Page 33: of Marine Technology Magazine (March 2015)

Oceanographic Instrumentation: Measurement, Process & Analysis

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the camera. On-bottom towed camera sleds do have better

Deepsea Survey Methods

Conventional methods for the study of deep-sea megafauna stability but can damage the seabed and consequently the in- include trawl sampling and photographic and video surveys. duced turbidity can cause issues with the image quality.

Deep-sea trawling has often been used to assess diversity and Remote Operated Vehicles (ROVs) are seeing an increasing density of species, but this method poses some technical is- use in deep-sea underwater exploration, and can now reach sues and can only be used over a relatively small area. Scien- depths of up to 6,000 meters. ROVs are valuable in deep-sea ti? c trawling can also be time consuming and does not provide studies as they are able to retrieve samples and provide re- spatial information on how the individuals were distributed. searchers with high resolution imagery. The limitations how-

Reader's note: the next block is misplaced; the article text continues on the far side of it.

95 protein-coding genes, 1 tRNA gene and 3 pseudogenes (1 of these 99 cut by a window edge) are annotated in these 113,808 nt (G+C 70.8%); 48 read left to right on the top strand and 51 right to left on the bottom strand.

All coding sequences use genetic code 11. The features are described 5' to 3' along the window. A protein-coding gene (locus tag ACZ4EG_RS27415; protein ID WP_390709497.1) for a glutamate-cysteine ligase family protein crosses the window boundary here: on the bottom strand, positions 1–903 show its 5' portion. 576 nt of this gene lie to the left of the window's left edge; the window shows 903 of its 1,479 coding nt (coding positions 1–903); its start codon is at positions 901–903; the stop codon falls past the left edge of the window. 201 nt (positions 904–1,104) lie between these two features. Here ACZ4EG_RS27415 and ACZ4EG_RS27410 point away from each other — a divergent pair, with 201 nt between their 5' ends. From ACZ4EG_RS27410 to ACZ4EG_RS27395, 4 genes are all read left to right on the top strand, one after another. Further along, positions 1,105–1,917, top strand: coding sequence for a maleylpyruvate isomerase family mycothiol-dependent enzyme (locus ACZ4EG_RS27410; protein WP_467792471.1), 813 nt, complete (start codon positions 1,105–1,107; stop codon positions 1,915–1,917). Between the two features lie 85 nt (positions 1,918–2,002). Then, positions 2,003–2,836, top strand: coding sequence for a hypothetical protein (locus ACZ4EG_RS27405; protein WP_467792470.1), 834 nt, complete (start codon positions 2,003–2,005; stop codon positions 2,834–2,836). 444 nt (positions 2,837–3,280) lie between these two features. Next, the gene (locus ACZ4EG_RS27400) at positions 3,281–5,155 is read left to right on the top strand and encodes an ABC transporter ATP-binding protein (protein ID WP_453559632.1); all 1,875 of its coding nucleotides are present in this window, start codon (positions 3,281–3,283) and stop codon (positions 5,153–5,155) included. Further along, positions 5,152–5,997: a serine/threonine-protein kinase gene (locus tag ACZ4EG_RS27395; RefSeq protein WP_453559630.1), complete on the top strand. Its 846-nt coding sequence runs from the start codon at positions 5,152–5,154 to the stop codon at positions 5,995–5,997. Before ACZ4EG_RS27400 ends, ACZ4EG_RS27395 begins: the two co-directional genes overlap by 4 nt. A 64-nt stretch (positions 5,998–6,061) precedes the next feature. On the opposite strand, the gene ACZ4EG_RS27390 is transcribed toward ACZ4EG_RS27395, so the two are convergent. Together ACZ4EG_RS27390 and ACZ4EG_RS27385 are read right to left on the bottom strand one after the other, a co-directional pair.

Furthermore, some species can be destroyed altogether in the ever are that they once again cannot be used for large survey process and often considerably under represented. areas and require a lot of dedicated ship time, limiting the

Towed cameras have much the same issues. While off-bot- other science that can occur in conjunction. tom towed cameras are able to provide within-transect spatial AUVs can act as stable imaging platforms and cover large data, the tethered systems can be effected by swell causing survey areas with little environmental impact in the form of dif? culties in controlling the position, altitude, and speed of noise pollution and disturbance. Additionally, AUVs do not

Example tile including the famous ‘dumbo octopus’ ( Grimpoteuthis sp) and the sea cucumber Psychropotes longicauda.

(Credit: AESA project NERC)

Marine Technology Reporter 33

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